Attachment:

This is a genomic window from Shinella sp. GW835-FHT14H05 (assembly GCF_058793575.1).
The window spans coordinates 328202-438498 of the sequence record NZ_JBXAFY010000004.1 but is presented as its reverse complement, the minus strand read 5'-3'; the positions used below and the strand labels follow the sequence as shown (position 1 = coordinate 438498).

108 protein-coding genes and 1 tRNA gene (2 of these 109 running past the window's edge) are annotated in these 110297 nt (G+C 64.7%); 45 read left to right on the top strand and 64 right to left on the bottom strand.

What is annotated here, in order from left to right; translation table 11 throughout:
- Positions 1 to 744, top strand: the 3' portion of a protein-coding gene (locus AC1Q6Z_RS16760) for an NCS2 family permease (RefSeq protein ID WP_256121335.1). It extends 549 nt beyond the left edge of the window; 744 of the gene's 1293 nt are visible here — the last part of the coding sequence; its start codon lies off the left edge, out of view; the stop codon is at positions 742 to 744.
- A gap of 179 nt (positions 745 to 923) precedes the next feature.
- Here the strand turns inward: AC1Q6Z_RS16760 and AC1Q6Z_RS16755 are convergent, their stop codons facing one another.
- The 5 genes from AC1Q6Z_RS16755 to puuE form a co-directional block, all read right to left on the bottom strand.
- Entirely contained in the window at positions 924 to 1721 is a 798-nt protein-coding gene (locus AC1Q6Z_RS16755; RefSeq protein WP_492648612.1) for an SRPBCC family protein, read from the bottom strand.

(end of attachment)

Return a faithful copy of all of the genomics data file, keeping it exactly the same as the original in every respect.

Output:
This is a genomic window from Shinella sp. GW835-FHT14H05 (assembly GCF_058793575.1).
The window spans coordinates 328202-438498 of the sequence record NZ_JBXAFY010000004.1 but is presented as its reverse complement, the minus strand read 5'-3'; the positions used below and the strand labels follow the sequence as shown (position 1 = coordinate 438498).

108 protein-coding genes and 1 tRNA gene (2 of these 109 running past the window's edge) are annotated in these 110297 nt (G+C 64.7%); 45 read left to right on the top strand and 64 right to left on the bottom strand.

What is annotated here, in order from left to right; translation table 11 throughout:
- Positions 1 to 744, top strand: the 3' portion of a protein-coding gene (locus AC1Q6Z_RS16760) for an NCS2 family permease (RefSeq protein ID WP_256121335.1). It extends 549 nt beyond the left edge of the window; 744 of the gene's 1293 nt are visible here — the last part of the coding sequence; its start codon lies off the left edge, out of view; the stop codon is at positions 742 to 744.
- A gap of 179 nt (positions 745 to 923) precedes the next feature.
- Here the strand turns inward: AC1Q6Z_RS16760 and AC1Q6Z_RS16755 are convergent, their stop codons facing one another.
- The 5 genes from AC1Q6Z_RS16755 to puuE form a co-directional block, all read right to left on the bottom strand.
- Entirely contained in the window at positions 924 to 1721 is a 798-nt protein-coding gene (locus AC1Q6Z_RS16755; RefSeq protein WP_492648612.1) for an SRPBCC family protein, read from the bottom strand.